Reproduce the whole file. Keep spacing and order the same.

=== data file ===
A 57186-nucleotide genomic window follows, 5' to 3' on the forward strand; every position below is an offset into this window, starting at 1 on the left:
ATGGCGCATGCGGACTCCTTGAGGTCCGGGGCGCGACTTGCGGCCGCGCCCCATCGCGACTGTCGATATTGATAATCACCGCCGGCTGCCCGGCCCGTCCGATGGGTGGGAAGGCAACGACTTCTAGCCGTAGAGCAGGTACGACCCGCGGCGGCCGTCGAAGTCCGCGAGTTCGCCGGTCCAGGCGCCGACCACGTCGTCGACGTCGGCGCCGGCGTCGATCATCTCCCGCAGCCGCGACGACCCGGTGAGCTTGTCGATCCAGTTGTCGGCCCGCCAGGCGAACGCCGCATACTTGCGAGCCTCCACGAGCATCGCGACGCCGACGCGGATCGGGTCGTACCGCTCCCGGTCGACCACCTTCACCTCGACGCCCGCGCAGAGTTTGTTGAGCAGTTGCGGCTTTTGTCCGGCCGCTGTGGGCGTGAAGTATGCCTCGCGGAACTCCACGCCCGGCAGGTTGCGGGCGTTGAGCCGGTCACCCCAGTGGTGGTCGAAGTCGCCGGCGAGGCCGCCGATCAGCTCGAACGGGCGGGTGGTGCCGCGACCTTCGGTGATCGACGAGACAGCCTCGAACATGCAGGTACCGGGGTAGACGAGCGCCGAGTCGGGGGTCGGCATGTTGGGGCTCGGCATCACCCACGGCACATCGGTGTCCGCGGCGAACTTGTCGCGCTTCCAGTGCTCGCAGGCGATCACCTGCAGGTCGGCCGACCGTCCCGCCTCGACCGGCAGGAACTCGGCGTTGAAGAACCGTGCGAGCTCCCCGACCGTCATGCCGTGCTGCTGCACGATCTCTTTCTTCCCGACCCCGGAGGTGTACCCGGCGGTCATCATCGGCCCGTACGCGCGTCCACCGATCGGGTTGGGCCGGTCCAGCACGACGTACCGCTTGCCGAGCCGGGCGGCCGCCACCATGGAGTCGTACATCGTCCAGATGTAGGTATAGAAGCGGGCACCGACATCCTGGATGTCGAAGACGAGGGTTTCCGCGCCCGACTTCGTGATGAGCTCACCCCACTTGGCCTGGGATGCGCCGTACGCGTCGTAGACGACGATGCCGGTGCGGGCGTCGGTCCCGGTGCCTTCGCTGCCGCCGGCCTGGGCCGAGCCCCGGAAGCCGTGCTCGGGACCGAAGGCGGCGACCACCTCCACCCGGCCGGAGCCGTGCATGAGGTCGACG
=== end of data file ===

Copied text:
A 57186-nucleotide genomic window follows, 5' to 3' on the forward strand; every position below is an offset into this window, starting at 1 on the left:
ATGGCGCATGCGGACTCCTTGAGGTCCGGGGCGCGACTTGCGGCCGCGCCCCATCGCGACTGTCGATATTGATAATCACCGCCGGCTGCCCGGCCCGTCCGATGGGTGGGAAGGCAACGACTTCTAGCCGTAGAGCAGGTACGACCCGCGGCGGCCGTCGAAGTCCGCGAGTTCGCCGGTCCAGGCGCCGACCACGTCGTCGACGTCGGCGCCGGCGTCGATCATCTCCCGCAGCCGCGACGACCCGGTGAGCTTGTCGATCCAGTTGTCGGCCCGCCAGGCGAACGCCGCATACTTGCGAGCCTCCACGAGCATCGCGACGCCGACGCGGATCGGGTCGTACCGCTCCCGGTCGACCACCTTCACCTCGACGCCCGCGCAGAGTTTGTTGAGCAGTTGCGGCTTTTGTCCGGCCGCTGTGGGCGTGAAGTATGCCTCGCGGAACTCCACGCCCGGCAGGTTGCGGGCGTTGAGCCGGTCACCCCAGTGGTGGTCGAAGTCGCCGGCGAGGCCGCCGATCAGCTCGAACGGGCGGGTGGTGCCGCGACCTTCGGTGATCGACGAGACAGCCTCGAACATGCAGGTACCGGGGTAGACGAGCGCCGAGTCGGGGGTCGGCATGTTGGGGCTCGGCATCACCCACGGCACATCGGTGTCCGCGGCGAACTTGTCGCGCTTCCAGTGCTCGCAGGCGATCACCTGCAGGTCGGCCGACCGTCCCGCCTCGACCGGCAGGAACTCGGCGTTGAAGAACCGTGCGAGCTCCCCGACCGTCATGCCGTGCTGCTGCACGATCTCTTTCTTCCCGACCCCGGAGGTGTACCCGGCGGTCATCATCGGCCCGTACGCGCGTCCACCGATCGGGTTGGGCCGGTCCAGCACGACGTACCGCTTGCCGAGCCGGGCGGCCGCCACCATGGAGTCGTACATCGTCCAGATGTAGGTATAGAAGCGGGCACCGACATCCTGGATGTCGAAGACGAGGGTTTCCGCGCCCGACTTCGTGATGAGCTCACCCCACTTGGCCTGGGATGCGCCGTACGCGTCGTAGACGACGATGCCGGTGCGGGCGTCGGTCCCGGTGCCTTCGCTGCCGCCGGCCTGGGCCGAGCCCCGGAAGCCGTGCTCGGGACCGAAGGCGGCGACCACCTCCACCCGGCCGGAGCCGTGCATGAGGTCGACG